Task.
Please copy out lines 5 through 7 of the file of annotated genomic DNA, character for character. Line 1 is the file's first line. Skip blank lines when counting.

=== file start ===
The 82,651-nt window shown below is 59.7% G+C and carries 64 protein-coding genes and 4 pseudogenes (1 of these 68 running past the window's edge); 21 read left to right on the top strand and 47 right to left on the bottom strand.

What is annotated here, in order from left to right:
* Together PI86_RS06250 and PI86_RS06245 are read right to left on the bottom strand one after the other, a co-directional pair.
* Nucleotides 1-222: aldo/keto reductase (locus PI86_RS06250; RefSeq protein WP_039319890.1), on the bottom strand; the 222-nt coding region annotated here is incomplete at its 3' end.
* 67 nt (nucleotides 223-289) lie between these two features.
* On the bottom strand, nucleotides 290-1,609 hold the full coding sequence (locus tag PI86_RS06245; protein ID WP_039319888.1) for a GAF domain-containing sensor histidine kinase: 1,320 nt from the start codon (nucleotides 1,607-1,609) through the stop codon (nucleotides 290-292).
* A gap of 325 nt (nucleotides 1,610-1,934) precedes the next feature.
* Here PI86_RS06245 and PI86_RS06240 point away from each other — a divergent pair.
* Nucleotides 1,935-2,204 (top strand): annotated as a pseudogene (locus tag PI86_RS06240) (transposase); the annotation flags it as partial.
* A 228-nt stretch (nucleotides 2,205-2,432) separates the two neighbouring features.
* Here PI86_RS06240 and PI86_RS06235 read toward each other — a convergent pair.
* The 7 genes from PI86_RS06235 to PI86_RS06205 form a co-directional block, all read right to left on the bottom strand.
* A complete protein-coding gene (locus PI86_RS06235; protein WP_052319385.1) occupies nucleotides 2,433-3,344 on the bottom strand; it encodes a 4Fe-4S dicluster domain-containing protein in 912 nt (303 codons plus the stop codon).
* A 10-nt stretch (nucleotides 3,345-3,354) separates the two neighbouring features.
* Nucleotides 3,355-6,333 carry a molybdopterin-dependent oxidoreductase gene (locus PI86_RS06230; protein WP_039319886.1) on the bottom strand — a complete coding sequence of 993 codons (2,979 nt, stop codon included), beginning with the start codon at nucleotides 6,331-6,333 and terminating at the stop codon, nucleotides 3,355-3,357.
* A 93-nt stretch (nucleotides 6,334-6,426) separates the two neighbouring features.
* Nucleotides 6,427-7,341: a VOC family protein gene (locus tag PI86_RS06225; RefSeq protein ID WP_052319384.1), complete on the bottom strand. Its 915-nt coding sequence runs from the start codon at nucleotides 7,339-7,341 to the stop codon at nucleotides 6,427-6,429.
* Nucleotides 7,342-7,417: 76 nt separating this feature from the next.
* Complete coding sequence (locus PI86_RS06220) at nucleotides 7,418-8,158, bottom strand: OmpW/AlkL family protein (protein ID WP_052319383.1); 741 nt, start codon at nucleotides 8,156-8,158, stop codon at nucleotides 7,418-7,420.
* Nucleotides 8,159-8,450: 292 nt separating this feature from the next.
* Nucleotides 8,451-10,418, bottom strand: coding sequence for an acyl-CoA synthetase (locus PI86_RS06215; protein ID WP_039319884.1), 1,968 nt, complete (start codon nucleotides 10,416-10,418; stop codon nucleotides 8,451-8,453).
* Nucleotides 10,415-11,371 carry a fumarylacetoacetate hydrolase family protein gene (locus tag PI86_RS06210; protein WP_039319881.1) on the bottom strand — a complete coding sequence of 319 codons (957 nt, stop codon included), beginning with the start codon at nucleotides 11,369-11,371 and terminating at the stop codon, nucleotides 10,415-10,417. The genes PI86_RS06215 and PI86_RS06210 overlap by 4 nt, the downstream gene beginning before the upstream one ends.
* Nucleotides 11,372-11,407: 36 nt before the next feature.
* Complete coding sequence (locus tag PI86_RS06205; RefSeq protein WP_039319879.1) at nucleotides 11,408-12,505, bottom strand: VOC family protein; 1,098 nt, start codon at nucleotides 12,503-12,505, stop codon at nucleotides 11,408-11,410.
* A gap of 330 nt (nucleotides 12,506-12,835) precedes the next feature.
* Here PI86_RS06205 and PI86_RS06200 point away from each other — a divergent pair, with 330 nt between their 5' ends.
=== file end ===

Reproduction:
* 67 nt (nucleotides 223-289) lie between these two features.
* On the bottom strand, nucleotides 290-1,609 hold the full coding sequence (locus tag PI86_RS06245; protein ID WP_039319888.1) for a GAF domain-containing sensor histidine kinase: 1,320 nt from the start codon (nucleotides 1,607-1,609) through the stop codon (nucleotides 290-292).
* A gap of 325 nt (nucleotides 1,610-1,934) precedes the next feature.